This historic book may have numerous typos and missing text. Purchasers can download a free scanned copy of the original book (without typos) from the publisher. Not indexed. Not illustrated. 1845 Excerpt: ...who are natives of that place: besides, now that Persia is settled, they find there is more profit, and less danger, in breeding and selling ...Read MoreThis historic book may have numerous typos and missing text. Purchasers can download a free scanned copy of the original book (without typos) from the publisher. Not indexed. Not illustrated. 1845 Excerpt: ...who are natives of that place: besides, now that Persia is settled, they find there is more profit, and less danger, in breeding and selling horses, than in plundering and murdering their neighbours." I had ten years before seen a good deal of some Turkumans at Teheran. Their character, and what I learnt of their habits, quite prepared me to believe the melancholy tale which was told me by the old villager, towards whom I showed a sympathy that surprised him; for scenes like these are so common in Persia, that they attract little attention. The fact is, the Turkumans are only a shade more savage than those tribes of Persian and Tartar origin, who form the military class of this nation, and who, though restrained in sonie degree of order, when the government is strong, cherish their lawless habits, and are ready at a moment to show them, when invited to do so, by the weakness or distraction of the state. The Turkumans'l" have long been familiar to Persian history as depredators. This race of Tartars has small eyes, high cheek bones, thin beards, and robust frames. The women, though with softer features, and some with good complexions, are seldom beauties; and they are generally more valued for their capability of enduring fatigue, and for giving birth to, and bringing up The standard fersekh of Persia is 6000 royal yards (gez-e-shah), -which is somewhat more than three miles and a half. This measure, however, varies in different provinces of that kingdom. f Many Persian authors assert that the word Turkuman is from the compound term Turk'-manend, or Turk-like; and the conclusion made from this is, that they are a tribe of Tartars who, having become inhabitants of the north-eastern part of Persia, were subsequently designated by a name which marked t...Read Less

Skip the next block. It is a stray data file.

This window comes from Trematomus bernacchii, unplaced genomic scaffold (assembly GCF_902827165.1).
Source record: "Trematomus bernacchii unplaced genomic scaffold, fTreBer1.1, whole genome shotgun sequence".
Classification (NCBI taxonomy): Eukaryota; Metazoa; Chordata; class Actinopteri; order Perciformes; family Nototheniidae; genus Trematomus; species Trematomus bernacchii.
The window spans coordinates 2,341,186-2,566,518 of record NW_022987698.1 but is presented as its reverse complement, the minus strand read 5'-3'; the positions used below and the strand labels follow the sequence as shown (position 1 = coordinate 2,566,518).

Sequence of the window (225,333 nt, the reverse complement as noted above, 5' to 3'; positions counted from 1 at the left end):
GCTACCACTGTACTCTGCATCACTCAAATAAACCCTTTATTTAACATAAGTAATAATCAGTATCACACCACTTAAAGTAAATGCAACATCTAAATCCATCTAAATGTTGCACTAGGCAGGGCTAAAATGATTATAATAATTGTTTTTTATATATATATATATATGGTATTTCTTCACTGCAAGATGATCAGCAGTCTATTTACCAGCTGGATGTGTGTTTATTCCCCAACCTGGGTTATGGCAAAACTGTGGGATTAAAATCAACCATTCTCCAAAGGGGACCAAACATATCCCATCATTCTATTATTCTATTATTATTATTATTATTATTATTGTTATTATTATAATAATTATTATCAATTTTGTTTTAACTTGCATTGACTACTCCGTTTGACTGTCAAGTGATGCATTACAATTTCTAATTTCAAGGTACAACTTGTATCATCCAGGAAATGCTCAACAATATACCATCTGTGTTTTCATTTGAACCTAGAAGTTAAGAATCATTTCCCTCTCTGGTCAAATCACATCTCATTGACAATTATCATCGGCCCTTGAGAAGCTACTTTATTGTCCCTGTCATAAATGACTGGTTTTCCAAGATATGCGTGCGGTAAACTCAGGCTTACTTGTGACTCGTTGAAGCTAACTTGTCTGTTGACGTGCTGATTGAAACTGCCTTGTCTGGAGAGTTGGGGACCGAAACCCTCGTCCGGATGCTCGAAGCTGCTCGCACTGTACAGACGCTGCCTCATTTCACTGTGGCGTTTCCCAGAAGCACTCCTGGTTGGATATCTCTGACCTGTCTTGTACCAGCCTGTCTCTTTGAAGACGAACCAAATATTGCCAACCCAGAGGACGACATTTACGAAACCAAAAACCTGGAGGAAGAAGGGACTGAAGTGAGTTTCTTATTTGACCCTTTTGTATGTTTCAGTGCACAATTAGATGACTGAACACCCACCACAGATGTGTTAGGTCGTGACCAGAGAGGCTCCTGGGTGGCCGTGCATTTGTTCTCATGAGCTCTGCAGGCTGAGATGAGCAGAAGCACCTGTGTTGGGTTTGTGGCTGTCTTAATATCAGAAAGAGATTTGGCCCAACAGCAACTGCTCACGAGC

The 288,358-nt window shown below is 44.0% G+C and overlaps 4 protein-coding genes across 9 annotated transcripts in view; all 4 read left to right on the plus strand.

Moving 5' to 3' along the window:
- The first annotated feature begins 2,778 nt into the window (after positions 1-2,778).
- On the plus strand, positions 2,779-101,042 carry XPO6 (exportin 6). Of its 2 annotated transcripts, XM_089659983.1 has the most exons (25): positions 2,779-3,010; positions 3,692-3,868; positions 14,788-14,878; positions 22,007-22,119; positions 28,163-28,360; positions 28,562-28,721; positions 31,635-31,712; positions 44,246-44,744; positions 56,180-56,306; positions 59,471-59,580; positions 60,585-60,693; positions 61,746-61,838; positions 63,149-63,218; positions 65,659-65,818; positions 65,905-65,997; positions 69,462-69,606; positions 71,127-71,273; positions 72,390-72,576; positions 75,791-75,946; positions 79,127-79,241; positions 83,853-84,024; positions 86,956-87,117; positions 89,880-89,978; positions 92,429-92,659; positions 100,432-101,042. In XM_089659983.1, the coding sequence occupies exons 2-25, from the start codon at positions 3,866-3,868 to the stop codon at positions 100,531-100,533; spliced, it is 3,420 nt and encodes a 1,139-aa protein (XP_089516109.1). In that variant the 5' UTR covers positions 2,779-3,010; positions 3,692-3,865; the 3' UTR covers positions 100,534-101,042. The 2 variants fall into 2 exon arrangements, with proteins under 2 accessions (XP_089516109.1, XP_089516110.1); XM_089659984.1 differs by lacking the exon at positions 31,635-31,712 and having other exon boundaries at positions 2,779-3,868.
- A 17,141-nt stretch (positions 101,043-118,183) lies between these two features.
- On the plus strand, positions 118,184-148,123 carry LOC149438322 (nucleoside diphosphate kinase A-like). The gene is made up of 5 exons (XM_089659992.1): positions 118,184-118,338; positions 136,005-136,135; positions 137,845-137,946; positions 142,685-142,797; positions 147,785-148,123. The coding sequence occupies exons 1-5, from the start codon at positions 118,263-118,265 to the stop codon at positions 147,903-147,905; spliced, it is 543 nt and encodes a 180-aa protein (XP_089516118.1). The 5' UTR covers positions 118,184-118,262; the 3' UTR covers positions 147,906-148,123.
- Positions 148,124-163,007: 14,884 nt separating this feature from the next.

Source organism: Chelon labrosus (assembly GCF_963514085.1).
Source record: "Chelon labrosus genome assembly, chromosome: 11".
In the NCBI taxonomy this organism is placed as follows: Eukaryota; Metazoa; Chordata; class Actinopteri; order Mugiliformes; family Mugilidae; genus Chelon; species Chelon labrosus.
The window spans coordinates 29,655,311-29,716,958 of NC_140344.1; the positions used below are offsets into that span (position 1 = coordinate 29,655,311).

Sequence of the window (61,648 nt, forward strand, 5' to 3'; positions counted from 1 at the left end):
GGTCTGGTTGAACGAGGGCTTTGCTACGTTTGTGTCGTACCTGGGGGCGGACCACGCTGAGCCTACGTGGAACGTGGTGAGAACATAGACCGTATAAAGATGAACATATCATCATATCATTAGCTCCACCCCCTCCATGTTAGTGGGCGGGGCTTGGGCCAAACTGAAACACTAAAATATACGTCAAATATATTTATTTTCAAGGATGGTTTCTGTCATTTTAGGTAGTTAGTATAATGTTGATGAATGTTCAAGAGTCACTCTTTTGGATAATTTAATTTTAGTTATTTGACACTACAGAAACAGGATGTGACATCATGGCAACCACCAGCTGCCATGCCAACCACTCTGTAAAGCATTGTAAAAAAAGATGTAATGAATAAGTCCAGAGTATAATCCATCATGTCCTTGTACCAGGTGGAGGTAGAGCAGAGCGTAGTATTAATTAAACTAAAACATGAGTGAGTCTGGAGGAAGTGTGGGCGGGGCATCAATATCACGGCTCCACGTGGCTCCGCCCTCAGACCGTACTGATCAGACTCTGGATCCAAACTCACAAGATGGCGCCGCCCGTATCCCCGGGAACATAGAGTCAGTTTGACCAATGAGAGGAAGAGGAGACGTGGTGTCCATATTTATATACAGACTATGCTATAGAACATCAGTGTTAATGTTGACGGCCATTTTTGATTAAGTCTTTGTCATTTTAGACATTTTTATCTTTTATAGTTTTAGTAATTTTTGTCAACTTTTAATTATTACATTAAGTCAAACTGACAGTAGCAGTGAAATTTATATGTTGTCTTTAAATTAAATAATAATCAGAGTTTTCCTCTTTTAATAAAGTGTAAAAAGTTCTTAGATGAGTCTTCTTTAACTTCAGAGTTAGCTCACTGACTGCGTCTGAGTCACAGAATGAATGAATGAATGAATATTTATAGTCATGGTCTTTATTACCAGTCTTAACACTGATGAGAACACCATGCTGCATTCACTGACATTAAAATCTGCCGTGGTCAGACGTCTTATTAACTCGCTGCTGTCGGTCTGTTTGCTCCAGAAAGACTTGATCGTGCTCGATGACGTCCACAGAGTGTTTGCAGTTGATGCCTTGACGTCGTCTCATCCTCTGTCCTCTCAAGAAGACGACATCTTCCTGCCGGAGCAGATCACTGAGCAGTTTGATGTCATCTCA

Good. 2 vols. 192, 192p. plus a few pages of advertisement at end of both volumes. Original wrappers. 14cm. Moderate wear. Backstrip chipped and rather worn. Paint streak on front cover of Vol. I. Some chipping and dog-earing of corners. Cassell's National Library, Vol. III, Nos. 117 and 120 (April 21 and May 12, 1888). A small format edition.
Very Good. No Jacket. 8vo-over 5¾"-6'' Tall. This is a Very Good Copy of this Book in contemporary green half calf over marbled boards with four raised bands to spine with maroon leather title label to 2nd compartment of spine lettered in gilt. This copy has one previous owner's name to the front pastedown. Chapter One strangely appears to be bound in the middle of the book. The book has a firm binding with no hinge weakness and there is no leaning or rolling to spine. Small 8vo (xv) 144pp.
, calf rubbed at corners and edges of spine, spine and cover paper lightly rubbed, front and rear hinges partially cracked but firmly held, previous owner's bookplate to front pastedown, internally clean, in good condition. Hardback. Xvi, 287 pages, single-page publisher's catalogue at rear. Octavo.
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